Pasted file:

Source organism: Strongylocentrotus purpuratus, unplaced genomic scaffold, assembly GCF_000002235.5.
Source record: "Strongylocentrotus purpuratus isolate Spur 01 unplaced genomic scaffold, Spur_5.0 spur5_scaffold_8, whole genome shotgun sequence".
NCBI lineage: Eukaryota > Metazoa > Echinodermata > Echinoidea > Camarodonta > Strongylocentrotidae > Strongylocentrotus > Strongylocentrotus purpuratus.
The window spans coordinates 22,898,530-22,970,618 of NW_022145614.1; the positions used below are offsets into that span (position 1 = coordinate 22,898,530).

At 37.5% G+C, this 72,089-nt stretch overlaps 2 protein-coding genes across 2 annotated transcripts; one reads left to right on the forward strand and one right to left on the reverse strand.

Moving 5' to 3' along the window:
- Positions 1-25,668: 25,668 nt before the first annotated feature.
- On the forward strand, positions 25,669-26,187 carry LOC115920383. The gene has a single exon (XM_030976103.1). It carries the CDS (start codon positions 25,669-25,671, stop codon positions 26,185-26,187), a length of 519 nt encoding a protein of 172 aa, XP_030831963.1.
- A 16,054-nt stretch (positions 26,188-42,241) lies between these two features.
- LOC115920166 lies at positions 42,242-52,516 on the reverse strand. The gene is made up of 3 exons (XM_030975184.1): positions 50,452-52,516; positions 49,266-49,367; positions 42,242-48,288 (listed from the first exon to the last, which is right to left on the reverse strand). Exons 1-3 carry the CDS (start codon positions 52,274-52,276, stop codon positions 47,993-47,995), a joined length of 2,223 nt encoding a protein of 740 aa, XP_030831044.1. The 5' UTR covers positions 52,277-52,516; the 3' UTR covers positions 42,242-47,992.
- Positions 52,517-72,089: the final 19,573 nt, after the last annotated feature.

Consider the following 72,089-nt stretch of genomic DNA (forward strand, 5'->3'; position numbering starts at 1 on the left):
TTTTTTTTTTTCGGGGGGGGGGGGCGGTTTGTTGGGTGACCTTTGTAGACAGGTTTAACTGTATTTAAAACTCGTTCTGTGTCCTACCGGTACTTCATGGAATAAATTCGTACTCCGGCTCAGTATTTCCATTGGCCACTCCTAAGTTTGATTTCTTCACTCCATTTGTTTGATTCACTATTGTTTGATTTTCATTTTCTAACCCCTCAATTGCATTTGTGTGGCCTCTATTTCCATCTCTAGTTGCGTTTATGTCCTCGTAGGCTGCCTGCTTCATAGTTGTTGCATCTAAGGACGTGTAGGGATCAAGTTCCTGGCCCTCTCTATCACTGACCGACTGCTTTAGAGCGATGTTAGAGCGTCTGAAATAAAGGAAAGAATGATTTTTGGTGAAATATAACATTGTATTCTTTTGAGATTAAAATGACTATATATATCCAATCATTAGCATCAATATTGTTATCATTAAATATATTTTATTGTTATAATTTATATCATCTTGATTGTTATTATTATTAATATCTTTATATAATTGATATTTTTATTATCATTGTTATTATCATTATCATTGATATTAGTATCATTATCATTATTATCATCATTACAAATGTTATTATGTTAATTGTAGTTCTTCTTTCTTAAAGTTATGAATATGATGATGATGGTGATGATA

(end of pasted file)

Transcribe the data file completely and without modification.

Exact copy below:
Source organism: Strongylocentrotus purpuratus, unplaced genomic scaffold, assembly GCF_000002235.5.
Source record: "Strongylocentrotus purpuratus isolate Spur 01 unplaced genomic scaffold, Spur_5.0 spur5_scaffold_8, whole genome shotgun sequence".
NCBI lineage: Eukaryota > Metazoa > Echinodermata > Echinoidea > Camarodonta > Strongylocentrotidae > Strongylocentrotus > Strongylocentrotus purpuratus.
The window spans coordinates 22,898,530-22,970,618 of NW_022145614.1; the positions used below are offsets into that span (position 1 = coordinate 22,898,530).

At 37.5% G+C, this 72,089-nt stretch overlaps 2 protein-coding genes across 2 annotated transcripts; one reads left to right on the forward strand and one right to left on the reverse strand.

Moving 5' to 3' along the window:
- Positions 1-25,668: 25,668 nt before the first annotated feature.
- On the forward strand, positions 25,669-26,187 carry LOC115920383. The gene has a single exon (XM_030976103.1). It carries the CDS (start codon positions 25,669-25,671, stop codon positions 26,185-26,187), a length of 519 nt encoding a protein of 172 aa, XP_030831963.1.
- A 16,054-nt stretch (positions 26,188-42,241) lies between these two features.
- LOC115920166 lies at positions 42,242-52,516 on the reverse strand. The gene is made up of 3 exons (XM_030975184.1): positions 50,452-52,516; positions 49,266-49,367; positions 42,242-48,288 (listed from the first exon to the last, which is right to left on the reverse strand). Exons 1-3 carry the CDS (start codon positions 52,274-52,276, stop codon positions 47,993-47,995), a joined length of 2,223 nt encoding a protein of 740 aa, XP_030831044.1. The 5' UTR covers positions 52,277-52,516; the 3' UTR covers positions 42,242-47,992.
- Positions 52,517-72,089: the final 19,573 nt, after the last annotated feature.

Consider the following 72,089-nt stretch of genomic DNA (forward strand, 5'->3'; position numbering starts at 1 on the left):
TTTTTTTTTTTCGGGGGGGGGGGGCGGTTTGTTGGGTGACCTTTGTAGACAGGTTTAACTGTATTTAAAACTCGTTCTGTGTCCTACCGGTACTTCATGGAATAAATTCGTACTCCGGCTCAGTATTTCCATTGGCCACTCCTAAGTTTGATTTCTTCACTCCATTTGTTTGATTCACTATTGTTTGATTTTCATTTTCTAACCCCTCAATTGCATTTGTGTGGCCTCTATTTCCATCTCTAGTTGCGTTTATGTCCTCGTAGGCTGCCTGCTTCATAGTTGTTGCATCTAAGGACGTGTAGGGATCAAGTTCCTGGCCCTCTCTATCACTGACCGACTGCTTTAGAGCGATGTTAGAGCGTCTGAAATAAAGGAAAGAATGATTTTTGGTGAAATATAACATTGTATTCTTTTGAGATTAAAATGACTATATATATCCAATCATTAGCATCAATATTGTTATCATTAAATATATTTTATTGTTATAATTTATATCATCTTGATTGTTATTATTATTAATATCTTTATATAATTGATATTTTTATTATCATTGTTATTATCATTATCATTGATATTAGTATCATTATCATTATTATCATCATTACAAATGTTATTATGTTAATTGTAGTTCTTCTTTCTTAAAGTTATGAATATGATGATGATGGTGATGATA